Chicken Poop Bingo: a unique fundraiser for Tucson Village Farm

In an unconventional yet effective fundraising effort, Tucson Village Farm has been hosting Chicken Poop Bingo at the Tucson Hop Shop. This quirky game has become a novel way to raise funds for the farm, aiming to educate youth about agriculture and healthy living.

The game’s setup involves a mobile chicken coop with a floor marked with numbers 1 through 50. Participants buy tickets corresponding to these numbers, and if a chicken poops on their chosen number, they win. The event, which has been running since 2019, includes several rounds of anticipation and excitement as players wait for the chickens to do their business.

The director of Tank’s Green Stuff, Shota Austin, enhances the experience with his enthusiastic announcements of winning numbers and interactions with the crowd. The game includes strategy elements, as players can buy chicken treats to try and influence the outcome. The farm’s community engagement coordinator, Jess Luse, notes the strategic aspect of feeding the chickens to potentially direct them toward specific numbers.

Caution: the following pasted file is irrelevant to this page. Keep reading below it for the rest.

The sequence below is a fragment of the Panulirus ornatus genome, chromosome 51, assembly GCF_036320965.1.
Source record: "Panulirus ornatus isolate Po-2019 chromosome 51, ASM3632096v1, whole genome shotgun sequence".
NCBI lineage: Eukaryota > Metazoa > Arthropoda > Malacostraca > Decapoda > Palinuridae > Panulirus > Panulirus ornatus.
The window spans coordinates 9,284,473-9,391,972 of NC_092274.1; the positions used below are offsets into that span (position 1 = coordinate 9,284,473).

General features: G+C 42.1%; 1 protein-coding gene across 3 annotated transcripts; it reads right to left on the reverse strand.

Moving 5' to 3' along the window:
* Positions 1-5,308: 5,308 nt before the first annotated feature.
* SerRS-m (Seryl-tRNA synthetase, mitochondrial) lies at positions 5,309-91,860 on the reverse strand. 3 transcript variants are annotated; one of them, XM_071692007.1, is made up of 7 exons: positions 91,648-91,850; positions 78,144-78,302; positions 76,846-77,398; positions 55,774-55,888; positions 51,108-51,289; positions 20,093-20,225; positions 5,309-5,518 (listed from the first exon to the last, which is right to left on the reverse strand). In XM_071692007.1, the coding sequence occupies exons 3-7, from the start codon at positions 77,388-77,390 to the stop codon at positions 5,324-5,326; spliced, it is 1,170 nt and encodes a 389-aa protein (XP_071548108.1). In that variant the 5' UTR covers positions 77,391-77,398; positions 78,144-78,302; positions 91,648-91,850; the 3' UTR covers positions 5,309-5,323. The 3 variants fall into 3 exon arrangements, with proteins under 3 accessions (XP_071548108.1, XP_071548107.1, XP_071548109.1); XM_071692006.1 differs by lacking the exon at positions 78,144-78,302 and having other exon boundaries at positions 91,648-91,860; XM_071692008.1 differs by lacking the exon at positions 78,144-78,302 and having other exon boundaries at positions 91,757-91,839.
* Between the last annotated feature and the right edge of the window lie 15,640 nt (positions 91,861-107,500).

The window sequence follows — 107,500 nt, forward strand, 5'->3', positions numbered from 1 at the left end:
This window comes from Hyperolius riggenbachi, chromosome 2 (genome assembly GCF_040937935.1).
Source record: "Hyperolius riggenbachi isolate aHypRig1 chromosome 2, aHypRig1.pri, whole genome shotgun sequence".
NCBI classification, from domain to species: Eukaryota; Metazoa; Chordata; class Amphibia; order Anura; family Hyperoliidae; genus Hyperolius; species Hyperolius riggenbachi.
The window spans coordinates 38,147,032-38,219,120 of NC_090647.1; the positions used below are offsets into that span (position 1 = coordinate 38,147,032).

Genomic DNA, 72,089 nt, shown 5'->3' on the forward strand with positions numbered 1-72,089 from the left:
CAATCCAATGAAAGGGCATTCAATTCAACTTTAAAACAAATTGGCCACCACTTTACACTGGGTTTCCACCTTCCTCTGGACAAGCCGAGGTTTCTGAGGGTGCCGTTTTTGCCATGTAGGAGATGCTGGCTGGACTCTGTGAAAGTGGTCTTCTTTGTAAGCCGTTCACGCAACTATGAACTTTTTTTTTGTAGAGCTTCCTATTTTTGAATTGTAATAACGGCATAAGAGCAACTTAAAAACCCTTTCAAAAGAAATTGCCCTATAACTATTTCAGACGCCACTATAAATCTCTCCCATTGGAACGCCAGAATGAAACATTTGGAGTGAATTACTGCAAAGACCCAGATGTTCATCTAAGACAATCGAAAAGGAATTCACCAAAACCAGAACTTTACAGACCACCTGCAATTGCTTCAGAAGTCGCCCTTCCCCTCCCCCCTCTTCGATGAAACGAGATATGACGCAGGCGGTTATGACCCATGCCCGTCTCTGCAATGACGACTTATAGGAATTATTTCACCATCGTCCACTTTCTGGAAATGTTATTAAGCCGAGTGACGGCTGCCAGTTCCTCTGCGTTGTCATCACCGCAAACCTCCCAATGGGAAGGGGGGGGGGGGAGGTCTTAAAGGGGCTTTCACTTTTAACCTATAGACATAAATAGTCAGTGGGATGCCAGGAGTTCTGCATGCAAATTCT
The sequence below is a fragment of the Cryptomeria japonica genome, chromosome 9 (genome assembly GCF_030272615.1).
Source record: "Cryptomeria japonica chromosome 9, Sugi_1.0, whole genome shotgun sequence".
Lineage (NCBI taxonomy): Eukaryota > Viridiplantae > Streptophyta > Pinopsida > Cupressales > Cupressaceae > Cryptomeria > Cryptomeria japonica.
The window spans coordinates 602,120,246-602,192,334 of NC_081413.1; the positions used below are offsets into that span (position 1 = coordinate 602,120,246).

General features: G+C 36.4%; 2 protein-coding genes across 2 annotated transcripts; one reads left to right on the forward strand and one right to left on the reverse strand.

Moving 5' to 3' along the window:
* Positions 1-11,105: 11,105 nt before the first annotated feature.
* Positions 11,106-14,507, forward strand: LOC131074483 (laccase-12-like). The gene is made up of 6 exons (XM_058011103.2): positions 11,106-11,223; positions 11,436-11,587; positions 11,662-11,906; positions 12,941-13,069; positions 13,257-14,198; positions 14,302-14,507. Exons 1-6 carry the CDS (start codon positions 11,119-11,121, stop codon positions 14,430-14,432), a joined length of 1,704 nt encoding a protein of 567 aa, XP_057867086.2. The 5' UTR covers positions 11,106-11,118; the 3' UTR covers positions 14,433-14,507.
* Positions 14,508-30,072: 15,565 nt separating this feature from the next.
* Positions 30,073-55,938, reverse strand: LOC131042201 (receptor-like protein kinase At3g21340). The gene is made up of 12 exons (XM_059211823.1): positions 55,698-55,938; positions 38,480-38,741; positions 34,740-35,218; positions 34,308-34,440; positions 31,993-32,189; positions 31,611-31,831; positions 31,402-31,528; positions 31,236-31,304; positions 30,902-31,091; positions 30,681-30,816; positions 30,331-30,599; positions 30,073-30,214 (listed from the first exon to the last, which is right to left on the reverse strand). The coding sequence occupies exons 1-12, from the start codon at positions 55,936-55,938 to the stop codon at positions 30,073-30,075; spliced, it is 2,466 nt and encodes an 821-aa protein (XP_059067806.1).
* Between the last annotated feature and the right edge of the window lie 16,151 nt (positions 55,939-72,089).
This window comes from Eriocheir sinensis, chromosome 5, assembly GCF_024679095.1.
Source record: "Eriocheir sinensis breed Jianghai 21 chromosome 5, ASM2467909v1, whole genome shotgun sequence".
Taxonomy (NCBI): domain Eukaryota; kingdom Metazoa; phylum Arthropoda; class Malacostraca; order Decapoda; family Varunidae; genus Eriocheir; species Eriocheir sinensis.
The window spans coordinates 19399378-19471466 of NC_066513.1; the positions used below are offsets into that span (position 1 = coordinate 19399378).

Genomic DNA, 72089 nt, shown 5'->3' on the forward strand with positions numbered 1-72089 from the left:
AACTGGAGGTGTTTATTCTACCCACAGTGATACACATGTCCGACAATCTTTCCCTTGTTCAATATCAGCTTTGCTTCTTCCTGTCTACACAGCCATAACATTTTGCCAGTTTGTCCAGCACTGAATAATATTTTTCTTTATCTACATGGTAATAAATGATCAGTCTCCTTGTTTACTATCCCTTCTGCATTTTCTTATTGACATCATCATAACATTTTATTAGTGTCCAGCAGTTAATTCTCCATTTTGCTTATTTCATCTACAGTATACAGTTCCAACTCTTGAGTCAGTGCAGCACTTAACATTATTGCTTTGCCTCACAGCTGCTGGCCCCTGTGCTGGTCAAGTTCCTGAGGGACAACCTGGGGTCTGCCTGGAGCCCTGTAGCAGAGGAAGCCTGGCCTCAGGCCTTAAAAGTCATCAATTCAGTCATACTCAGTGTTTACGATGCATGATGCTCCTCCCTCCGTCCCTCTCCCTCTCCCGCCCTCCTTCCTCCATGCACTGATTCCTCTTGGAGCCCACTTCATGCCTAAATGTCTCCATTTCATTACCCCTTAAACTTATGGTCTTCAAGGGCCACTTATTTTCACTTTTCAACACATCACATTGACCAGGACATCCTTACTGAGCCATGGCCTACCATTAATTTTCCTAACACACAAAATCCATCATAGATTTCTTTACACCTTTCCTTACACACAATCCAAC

Apart from the bingo, the event also features a chicken dance-off and light-hearted chicken jokes, adding to the fun atmosphere. These gatherings are not just about entertainment; they serve a greater purpose. Each event raises significant funds for Tucson Village Farm, typically between $500 and $800. The farm, run by Pima County Cooperative Extension and the University of Arizona, focuses on teaching children about food sources, preparation, and healthy living.

The funds raised are currently directed towards building an Animal Education Center at the farm. This center aims to house goats and sheep, enhancing the farm’s educational offerings. Children visiting the farm often find the animals to be their favorite aspect, which drives the farm’s motivation to expand its animal-related facilities.

Jessie Jean Mance, co-owner of Tucson Hop Shop, emphasizes the event’s universal appeal, noting its humorous and unique nature, making it an enjoyable experience for all ages. Mance suggests arriving early to secure seating and enjoy the full experience, highlighting the event’s popularity and its contribution to a good cause.

Source: This Is Tucson

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